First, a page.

The cost of crime is a difficult calculation to arrive at. Not only does crime cost the victim, but also society as a whole. Many of the costs can be estimated using monetary values based on the crime directly. Other costs however are not as easy to measure in dollar values. The social cost of crime to society and the victim go much further than the crime itself, but all of the repercussions due to the crime make up a large portion of its cost.
In 1996 the U.S. Department of Justice released a report that the cost of crime victimizations added up to $105 billion annually. This calculation included tangible losses such as property and productivity losses as well as medical expenses due to the crime. That would amount to a tax of $425 per person in the United States because of crime. Also other costs must be added as well to that figure to gain a real account of the cost.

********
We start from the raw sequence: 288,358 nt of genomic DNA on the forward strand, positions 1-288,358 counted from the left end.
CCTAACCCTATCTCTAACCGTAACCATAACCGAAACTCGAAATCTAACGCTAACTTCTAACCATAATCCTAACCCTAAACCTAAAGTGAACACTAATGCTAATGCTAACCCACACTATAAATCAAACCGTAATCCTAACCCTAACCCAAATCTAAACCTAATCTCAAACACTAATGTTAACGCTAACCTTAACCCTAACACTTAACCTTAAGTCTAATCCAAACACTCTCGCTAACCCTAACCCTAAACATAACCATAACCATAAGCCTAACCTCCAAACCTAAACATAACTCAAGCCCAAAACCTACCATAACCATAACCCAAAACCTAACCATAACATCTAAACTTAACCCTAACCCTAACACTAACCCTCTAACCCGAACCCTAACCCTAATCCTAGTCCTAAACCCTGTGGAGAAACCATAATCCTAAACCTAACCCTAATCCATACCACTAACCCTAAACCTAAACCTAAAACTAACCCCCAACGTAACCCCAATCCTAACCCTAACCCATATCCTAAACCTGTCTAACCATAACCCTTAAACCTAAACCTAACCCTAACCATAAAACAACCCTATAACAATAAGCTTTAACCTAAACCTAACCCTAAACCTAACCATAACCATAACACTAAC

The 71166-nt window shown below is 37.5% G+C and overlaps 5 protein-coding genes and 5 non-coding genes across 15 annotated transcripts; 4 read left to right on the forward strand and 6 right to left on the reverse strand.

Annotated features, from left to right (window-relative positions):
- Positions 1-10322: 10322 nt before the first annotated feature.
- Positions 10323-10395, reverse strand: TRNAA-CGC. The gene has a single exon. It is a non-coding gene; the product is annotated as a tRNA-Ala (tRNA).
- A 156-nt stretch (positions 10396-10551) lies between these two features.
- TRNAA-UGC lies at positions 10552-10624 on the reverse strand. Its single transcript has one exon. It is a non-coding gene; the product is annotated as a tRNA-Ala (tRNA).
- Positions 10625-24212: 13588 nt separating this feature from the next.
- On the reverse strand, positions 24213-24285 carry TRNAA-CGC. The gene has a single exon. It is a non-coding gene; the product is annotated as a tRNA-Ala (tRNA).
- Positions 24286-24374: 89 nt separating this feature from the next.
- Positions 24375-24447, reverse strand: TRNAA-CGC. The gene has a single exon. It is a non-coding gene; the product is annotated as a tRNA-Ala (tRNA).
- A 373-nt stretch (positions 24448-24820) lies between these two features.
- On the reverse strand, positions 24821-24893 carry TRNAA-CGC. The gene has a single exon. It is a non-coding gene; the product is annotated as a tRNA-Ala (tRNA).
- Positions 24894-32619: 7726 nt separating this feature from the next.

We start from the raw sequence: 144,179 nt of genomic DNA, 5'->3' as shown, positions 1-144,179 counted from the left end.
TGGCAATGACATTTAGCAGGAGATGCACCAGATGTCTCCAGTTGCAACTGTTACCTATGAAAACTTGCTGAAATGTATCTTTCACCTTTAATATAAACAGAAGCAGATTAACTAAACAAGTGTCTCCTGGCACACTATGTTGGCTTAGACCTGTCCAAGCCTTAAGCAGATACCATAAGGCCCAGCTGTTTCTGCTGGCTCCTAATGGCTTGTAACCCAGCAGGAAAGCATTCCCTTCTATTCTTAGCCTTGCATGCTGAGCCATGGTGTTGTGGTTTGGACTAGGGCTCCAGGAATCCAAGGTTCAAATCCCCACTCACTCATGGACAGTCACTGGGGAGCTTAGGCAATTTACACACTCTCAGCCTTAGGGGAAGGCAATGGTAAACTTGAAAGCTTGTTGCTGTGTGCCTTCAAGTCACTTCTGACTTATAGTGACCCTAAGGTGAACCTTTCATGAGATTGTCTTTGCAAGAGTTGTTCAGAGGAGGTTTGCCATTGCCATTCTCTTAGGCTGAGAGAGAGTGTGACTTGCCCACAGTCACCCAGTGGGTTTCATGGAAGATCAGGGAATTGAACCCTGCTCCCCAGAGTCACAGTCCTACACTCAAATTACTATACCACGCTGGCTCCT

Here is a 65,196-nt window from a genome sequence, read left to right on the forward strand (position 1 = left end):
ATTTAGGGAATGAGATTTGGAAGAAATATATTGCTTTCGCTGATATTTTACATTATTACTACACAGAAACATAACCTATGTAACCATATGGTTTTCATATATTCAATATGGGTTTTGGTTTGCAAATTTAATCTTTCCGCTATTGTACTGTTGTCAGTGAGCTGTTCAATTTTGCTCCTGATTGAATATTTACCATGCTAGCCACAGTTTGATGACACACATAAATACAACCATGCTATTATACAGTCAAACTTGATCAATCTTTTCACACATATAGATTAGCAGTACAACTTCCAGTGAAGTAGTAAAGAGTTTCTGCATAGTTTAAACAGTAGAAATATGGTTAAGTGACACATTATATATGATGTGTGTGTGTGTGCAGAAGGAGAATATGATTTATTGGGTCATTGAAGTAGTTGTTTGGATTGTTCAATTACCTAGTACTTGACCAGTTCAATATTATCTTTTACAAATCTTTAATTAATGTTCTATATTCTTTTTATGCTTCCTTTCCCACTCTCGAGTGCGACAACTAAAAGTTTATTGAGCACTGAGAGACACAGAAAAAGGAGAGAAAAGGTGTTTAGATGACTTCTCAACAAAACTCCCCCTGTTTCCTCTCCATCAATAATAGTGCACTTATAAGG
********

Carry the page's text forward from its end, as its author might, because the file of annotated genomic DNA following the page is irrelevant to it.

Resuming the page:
This is not an easy figure to determine, but such costs, intangible costs, add up to quite a lot of money as well. When values for intangible costs such as pain, trauma, disability, and the risk of death are measured into dollars, the costs are much higher at $450 annually. That would work out to $1800 per person in the United States. That may seem like an incredible amount and it is. The social cost of crime is large figure that goes well beyond the monetary values that can be calculated, but using a monetary value that people can see and compare helps people to understand. Dollar values are something that people can recognize without getting to deep into the real social cost of crime. ("The Extent,"Ã¯Â¿Â½ 1996).
One area of crime in which it is...